October 2017: Neuropsychology
https://www.readbyqxmd.com/read/28639807/the-impact-of-time-and-repeated-exposure-on-famous-person-knowledge-in-amnestic-mild-cognitive-impairment-and-alzheimer-s-disease
#16
Sophie Benoit, Isabelle Rouleau, Roxane Langlois, Valérie Dostie, Marie-Jeanne Kergoat, Sven Joubert
OBJECTIVE: Famous people knowledge has been shown to be impaired early in Alzheimer's disease (AD) and amnestic mild cognitive impairment (aMCI). However, the question of whether recently acquired knowledge is more impaired than remotely acquired knowledge remains a matter of debate. The aim of this study was to investigate the patterns of semantic memory impairment in aMCI and AD by investigating 2 factors that may influence the retrieval of such knowledge, namely remoteness and frequency of repetition of information over time...
October 2017: Neuropsychology
https://www.readbyqxmd.com/read/28471211/arithmetical-calculation-and-related-neuropsychological-skills-in-subjects-with-isolated-oral-clefts
#17
Jon W Goodwin, Amy L Conrad, Timothy Ansley, Peg Nopoulos
OBJECTIVE: The current study examined whether the arithmetical calculation skills of children, adolescents, and young adults with isolated cleft of the lip and/or palate (iCL/P) differ significantly from unaffected control participants. Comparisons of potential neuropsychological predictors of arithmetical calculation were also conducted to determine whether these variables differ significantly for participants with iCL/P. METHOD: Participants (N = 176; 93 iCL/P and 83 Control) ranged in age from 7 to 26 years old...
October 2017: Neuropsychology
https://www.readbyqxmd.com/read/28406665/counting-ability-in-down-syndrome-the-comprehension-of-the-one-to-one-correspondence-principle-and-the-role-of-receptive-vocabulary
#18
Roberto A Abreu-Mendoza, Natalia Arias-Trejo
OBJECTIVE: The authors investigated whether children with Down's syndrome (DS) who have not started to produce number words understand the one-to-one correspondence principle (Experiment 1), and they looked at the relationship between number word knowledge and receptive vocabulary (Experiment 2). METHOD: Sixteen children with DS who did not recite the count list participated in Experiment 1, along with 2 comparison groups: 1 of 16 children with DS who recited up to 10, paired by chronological age, and another of 16 typically developing children paired by their ability to recite the list...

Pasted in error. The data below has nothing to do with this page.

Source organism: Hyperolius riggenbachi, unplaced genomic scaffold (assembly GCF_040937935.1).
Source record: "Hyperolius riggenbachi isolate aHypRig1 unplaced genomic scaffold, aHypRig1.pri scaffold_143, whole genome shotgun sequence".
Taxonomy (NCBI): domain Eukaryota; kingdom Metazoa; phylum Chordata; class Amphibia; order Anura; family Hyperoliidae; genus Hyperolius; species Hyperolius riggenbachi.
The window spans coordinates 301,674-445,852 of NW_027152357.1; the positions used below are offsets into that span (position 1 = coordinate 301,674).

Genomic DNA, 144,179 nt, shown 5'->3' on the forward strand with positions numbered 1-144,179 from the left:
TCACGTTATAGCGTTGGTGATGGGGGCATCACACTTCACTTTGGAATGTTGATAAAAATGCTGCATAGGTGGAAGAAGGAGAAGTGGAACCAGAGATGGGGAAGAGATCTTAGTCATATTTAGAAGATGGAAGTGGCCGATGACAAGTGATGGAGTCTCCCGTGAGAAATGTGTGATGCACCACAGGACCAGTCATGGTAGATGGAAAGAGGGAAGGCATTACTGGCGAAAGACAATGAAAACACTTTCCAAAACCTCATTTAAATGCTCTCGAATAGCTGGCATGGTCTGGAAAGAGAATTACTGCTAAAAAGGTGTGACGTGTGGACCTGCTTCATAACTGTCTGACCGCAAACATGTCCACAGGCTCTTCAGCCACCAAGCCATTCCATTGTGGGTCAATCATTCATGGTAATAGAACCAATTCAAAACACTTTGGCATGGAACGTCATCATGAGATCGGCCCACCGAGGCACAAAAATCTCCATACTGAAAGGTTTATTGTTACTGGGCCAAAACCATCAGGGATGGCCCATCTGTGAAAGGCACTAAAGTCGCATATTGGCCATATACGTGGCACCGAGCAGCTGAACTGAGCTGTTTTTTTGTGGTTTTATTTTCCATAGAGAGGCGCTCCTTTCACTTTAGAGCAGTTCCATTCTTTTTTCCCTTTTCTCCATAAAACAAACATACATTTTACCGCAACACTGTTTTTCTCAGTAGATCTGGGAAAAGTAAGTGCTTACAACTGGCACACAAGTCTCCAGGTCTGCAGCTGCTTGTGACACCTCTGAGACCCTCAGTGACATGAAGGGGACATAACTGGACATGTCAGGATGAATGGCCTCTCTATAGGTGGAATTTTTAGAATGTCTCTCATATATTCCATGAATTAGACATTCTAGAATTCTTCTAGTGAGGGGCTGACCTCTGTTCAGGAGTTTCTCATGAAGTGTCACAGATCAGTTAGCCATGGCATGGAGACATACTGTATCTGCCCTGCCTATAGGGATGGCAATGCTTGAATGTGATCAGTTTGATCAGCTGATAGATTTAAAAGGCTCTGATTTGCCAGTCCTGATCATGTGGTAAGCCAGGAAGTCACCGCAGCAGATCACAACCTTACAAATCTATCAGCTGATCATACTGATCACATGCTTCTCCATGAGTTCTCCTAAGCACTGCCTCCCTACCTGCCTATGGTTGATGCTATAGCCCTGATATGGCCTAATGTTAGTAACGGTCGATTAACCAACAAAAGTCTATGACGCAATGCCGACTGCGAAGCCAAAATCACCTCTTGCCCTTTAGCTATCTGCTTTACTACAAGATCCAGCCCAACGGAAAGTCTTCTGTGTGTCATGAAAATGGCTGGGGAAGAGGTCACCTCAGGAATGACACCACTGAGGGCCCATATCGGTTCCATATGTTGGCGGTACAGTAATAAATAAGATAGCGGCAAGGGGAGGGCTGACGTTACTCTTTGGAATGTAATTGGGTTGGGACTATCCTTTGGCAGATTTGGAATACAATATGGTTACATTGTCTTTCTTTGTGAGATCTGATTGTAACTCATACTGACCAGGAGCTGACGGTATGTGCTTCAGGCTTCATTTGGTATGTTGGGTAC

October 2017: Neuropsychology
https://www.readbyqxmd.com/read/28406664/spontaneous-retrieval-deficits-in-amnestic-mild-cognitive-impairment-a-case-of-focal-event-based-prospective-memory
#19
Agnieszka Niedźwieńska, Lia Kvavilashvili, Kunle Ashaye, Jacek Neckar
OBJECTIVE: Research on early cognitive markers of Alzheimer's disease is primarily focused on retrospective recall (of word lists, pairs of items, stories) and executive functions. However, research shows that people with amnestic mild cognitive impairment (aMCI), who are at a higher risk of developing the disease than healthy controls, are particularly impaired in remembering to do things in the future or prospective memory (PM). The aim of this study was to establish which type of event-based PM is particularly disrupted in aMCI, focal PM, based on spontaneous retrieval, or nonfocal PM that relies on strategic monitoring processes...
October 2017: Neuropsychology
https://www.readbyqxmd.com/read/28406663/neuropsychological-correlates-of-theory-of-mind-deficits-in-patients-with-multiple-sclerosis
#20
Simona Raimo, Luigi Trojano, Simona Pappacena, Raffaella Alaia, Daniele Spitaleri, Dario Grossi, Gabriella Santangelo
BACKGROUND: Theory of mind (ToM) is the ability to understand and interpret another person's beliefs, intentions (cognitive ToM) and emotions (affective ToM). OBJECTIVE: To explore affective and cognitive ToM and their neuropsychological correlates in patients affected by multiple sclerosis (MS). MATERIAL AND METHOD: Forty MS patients and 40 matched control individuals underwent tasks assessing cognitive (the ToM Pictures Sequencing Task and the Advanced Test of ToM) and affective ToM (the Reading the Mind in the Eyes Task and the Emotion Attribution Task), in both verbal and nonverbal modality, a comprehensive neuropsychological battery, and questionnaires for behavioral disorders...
October 2017: Neuropsychology